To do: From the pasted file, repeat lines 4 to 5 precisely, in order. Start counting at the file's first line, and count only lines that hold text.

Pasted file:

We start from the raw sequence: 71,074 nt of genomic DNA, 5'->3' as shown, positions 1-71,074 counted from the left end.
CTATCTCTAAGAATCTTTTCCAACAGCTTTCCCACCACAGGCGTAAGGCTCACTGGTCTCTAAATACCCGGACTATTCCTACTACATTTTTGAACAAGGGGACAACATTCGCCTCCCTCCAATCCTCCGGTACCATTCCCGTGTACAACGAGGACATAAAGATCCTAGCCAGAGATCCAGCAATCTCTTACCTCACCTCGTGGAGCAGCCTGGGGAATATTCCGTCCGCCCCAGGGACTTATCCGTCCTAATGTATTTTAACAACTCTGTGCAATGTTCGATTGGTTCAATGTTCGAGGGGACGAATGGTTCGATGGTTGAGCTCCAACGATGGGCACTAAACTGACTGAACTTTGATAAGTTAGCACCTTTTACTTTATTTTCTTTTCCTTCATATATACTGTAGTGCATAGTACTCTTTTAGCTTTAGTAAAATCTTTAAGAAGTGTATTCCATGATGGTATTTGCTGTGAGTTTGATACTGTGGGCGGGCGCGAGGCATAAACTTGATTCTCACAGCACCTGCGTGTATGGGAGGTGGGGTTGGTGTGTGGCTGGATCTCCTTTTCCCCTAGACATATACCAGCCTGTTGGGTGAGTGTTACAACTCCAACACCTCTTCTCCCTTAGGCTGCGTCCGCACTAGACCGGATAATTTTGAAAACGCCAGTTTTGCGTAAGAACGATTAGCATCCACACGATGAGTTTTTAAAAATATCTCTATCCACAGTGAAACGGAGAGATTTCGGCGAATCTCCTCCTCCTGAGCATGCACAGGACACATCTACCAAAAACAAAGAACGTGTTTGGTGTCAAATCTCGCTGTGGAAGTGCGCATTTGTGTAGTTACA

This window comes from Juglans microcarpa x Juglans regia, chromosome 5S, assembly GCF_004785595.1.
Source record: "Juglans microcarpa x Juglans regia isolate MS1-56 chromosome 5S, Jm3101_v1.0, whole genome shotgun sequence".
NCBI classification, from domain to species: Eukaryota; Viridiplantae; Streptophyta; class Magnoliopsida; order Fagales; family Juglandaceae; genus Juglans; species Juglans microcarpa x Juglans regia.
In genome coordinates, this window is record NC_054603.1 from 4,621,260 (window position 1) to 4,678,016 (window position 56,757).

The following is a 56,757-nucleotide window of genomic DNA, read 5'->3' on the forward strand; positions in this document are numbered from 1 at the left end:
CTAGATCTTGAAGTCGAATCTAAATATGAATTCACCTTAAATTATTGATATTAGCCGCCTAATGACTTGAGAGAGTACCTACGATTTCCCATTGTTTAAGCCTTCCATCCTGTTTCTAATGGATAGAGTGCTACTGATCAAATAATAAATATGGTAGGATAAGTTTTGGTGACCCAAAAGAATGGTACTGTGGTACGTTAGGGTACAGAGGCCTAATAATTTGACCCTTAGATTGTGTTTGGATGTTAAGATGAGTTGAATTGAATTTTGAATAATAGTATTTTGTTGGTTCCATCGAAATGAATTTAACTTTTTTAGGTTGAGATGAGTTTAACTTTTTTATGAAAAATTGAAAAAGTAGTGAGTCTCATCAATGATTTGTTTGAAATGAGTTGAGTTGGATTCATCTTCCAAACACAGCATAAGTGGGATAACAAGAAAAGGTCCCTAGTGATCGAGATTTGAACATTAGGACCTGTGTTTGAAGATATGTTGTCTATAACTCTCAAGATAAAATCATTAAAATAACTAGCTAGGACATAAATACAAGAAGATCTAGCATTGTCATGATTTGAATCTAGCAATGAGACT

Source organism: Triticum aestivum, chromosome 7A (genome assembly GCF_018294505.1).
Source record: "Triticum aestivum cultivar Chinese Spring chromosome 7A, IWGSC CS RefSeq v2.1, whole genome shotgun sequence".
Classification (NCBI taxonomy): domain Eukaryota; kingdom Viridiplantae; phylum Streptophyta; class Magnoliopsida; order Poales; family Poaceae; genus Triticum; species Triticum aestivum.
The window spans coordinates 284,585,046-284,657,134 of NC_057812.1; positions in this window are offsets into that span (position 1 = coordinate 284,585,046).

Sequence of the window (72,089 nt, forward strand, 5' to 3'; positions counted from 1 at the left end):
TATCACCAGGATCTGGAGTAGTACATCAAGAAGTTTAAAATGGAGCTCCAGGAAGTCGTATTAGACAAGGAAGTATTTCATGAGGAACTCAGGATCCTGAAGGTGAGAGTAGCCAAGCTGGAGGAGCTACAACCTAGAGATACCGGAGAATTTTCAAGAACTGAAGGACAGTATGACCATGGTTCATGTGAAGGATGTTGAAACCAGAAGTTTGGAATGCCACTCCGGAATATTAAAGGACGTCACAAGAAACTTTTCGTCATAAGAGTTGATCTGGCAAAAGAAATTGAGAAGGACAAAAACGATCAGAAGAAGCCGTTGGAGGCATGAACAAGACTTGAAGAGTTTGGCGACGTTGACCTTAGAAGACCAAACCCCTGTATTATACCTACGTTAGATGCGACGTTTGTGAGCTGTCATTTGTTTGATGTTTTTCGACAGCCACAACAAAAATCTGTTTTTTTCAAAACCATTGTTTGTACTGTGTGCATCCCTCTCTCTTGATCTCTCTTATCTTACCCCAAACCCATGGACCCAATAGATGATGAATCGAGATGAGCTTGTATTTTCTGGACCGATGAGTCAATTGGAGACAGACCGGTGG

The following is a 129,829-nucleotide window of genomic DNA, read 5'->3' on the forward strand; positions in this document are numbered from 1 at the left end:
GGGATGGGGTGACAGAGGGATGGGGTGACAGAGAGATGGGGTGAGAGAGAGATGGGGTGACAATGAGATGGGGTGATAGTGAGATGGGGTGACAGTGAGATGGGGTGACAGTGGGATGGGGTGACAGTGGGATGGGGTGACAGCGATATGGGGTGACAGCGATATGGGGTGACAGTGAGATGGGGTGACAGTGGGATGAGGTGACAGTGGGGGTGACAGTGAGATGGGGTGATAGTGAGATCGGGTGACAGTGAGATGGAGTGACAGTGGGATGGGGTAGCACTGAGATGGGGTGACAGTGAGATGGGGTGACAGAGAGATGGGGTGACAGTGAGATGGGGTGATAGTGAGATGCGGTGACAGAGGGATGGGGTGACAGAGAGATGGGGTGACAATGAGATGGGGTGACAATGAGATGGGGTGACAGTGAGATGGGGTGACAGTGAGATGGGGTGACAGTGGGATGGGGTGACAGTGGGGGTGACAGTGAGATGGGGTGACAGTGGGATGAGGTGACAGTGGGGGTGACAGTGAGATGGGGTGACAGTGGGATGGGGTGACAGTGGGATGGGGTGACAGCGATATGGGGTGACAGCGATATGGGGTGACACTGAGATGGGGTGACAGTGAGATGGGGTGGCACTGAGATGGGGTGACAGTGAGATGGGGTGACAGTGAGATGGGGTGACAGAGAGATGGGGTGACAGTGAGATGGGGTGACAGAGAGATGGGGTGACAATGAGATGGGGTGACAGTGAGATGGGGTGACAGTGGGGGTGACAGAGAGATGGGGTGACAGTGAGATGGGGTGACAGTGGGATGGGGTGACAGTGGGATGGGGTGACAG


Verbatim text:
Source record: "Juglans microcarpa x Juglans regia isolate MS1-56 chromosome 5S, Jm3101_v1.0, whole genome shotgun sequence".
NCBI classification, from domain to species: Eukaryota; Viridiplantae; Streptophyta; class Magnoliopsida; order Fagales; family Juglandaceae; genus Juglans; species Juglans microcarpa x Juglans regia.